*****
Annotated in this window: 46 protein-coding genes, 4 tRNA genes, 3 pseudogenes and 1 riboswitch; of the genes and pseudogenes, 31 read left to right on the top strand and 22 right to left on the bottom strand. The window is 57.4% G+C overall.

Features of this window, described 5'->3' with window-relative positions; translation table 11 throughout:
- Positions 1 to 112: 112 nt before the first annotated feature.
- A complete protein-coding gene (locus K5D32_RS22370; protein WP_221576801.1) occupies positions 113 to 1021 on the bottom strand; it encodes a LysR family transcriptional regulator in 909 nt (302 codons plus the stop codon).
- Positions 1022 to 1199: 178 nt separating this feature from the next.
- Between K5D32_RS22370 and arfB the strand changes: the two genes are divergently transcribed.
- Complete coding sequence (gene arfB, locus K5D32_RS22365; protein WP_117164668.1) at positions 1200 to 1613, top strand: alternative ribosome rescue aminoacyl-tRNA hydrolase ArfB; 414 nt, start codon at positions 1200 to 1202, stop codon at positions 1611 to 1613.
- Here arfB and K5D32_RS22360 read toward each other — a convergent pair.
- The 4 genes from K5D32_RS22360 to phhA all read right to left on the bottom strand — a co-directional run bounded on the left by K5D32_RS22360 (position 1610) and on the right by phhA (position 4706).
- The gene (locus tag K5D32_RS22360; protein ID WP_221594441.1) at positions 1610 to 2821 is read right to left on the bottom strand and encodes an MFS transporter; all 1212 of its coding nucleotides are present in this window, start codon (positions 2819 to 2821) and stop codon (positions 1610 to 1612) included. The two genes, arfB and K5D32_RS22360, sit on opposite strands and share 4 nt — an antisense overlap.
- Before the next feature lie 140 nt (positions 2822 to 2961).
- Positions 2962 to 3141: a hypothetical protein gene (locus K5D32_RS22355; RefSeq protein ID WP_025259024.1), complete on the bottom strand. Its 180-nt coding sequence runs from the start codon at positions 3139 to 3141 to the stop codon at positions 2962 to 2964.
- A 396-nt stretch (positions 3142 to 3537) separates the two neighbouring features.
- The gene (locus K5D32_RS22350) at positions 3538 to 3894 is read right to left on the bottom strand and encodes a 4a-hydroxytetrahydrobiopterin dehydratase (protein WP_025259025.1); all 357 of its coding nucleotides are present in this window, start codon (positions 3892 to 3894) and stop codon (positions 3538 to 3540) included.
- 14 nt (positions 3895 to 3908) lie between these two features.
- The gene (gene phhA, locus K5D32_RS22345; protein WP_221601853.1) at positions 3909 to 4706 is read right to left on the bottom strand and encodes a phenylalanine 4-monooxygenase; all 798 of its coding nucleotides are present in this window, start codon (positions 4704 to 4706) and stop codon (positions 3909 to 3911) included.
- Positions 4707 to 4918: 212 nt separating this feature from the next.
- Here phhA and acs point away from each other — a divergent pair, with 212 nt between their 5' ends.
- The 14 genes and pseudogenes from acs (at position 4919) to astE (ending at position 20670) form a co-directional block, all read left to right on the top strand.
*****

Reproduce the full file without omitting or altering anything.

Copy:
Annotated in this window: 46 protein-coding genes, 4 tRNA genes, 3 pseudogenes and 1 riboswitch; of the genes and pseudogenes, 31 read left to right on the top strand and 22 right to left on the bottom strand. The window is 57.4% G+C overall.

Features of this window, described 5'->3' with window-relative positions; translation table 11 throughout:
- Positions 1 to 112: 112 nt before the first annotated feature.
- A complete protein-coding gene (locus K5D32_RS22370; protein WP_221576801.1) occupies positions 113 to 1021 on the bottom strand; it encodes a LysR family transcriptional regulator in 909 nt (302 codons plus the stop codon).
- Positions 1022 to 1199: 178 nt separating this feature from the next.
- Between K5D32_RS22370 and arfB the strand changes: the two genes are divergently transcribed.
- Complete coding sequence (gene arfB, locus K5D32_RS22365; protein WP_117164668.1) at positions 1200 to 1613, top strand: alternative ribosome rescue aminoacyl-tRNA hydrolase ArfB; 414 nt, start codon at positions 1200 to 1202, stop codon at positions 1611 to 1613.
- Here arfB and K5D32_RS22360 read toward each other — a convergent pair.
- The 4 genes from K5D32_RS22360 to phhA all read right to left on the bottom strand — a co-directional run bounded on the left by K5D32_RS22360 (position 1610) and on the right by phhA (position 4706).
- The gene (locus tag K5D32_RS22360; protein ID WP_221594441.1) at positions 1610 to 2821 is read right to left on the bottom strand and encodes an MFS transporter; all 1212 of its coding nucleotides are present in this window, start codon (positions 2819 to 2821) and stop codon (positions 1610 to 1612) included. The two genes, arfB and K5D32_RS22360, sit on opposite strands and share 4 nt — an antisense overlap.
- Before the next feature lie 140 nt (positions 2822 to 2961).
- Positions 2962 to 3141: a hypothetical protein gene (locus K5D32_RS22355; RefSeq protein ID WP_025259024.1), complete on the bottom strand. Its 180-nt coding sequence runs from the start codon at positions 3139 to 3141 to the stop codon at positions 2962 to 2964.
- A 396-nt stretch (positions 3142 to 3537) separates the two neighbouring features.
- The gene (locus K5D32_RS22350) at positions 3538 to 3894 is read right to left on the bottom strand and encodes a 4a-hydroxytetrahydrobiopterin dehydratase (protein WP_025259025.1); all 357 of its coding nucleotides are present in this window, start codon (positions 3892 to 3894) and stop codon (positions 3538 to 3540) included.
- 14 nt (positions 3895 to 3908) lie between these two features.
- The gene (gene phhA, locus K5D32_RS22345; protein WP_221601853.1) at positions 3909 to 4706 is read right to left on the bottom strand and encodes a phenylalanine 4-monooxygenase; all 798 of its coding nucleotides are present in this window, start codon (positions 4704 to 4706) and stop codon (positions 3909 to 3911) included.
- Positions 4707 to 4918: 212 nt separating this feature from the next.
- Here phhA and acs point away from each other — a divergent pair, with 212 nt between their 5' ends.
- The 14 genes and pseudogenes from acs (at position 4919) to astE (ending at position 20670) form a co-directional block, all read left to right on the top strand.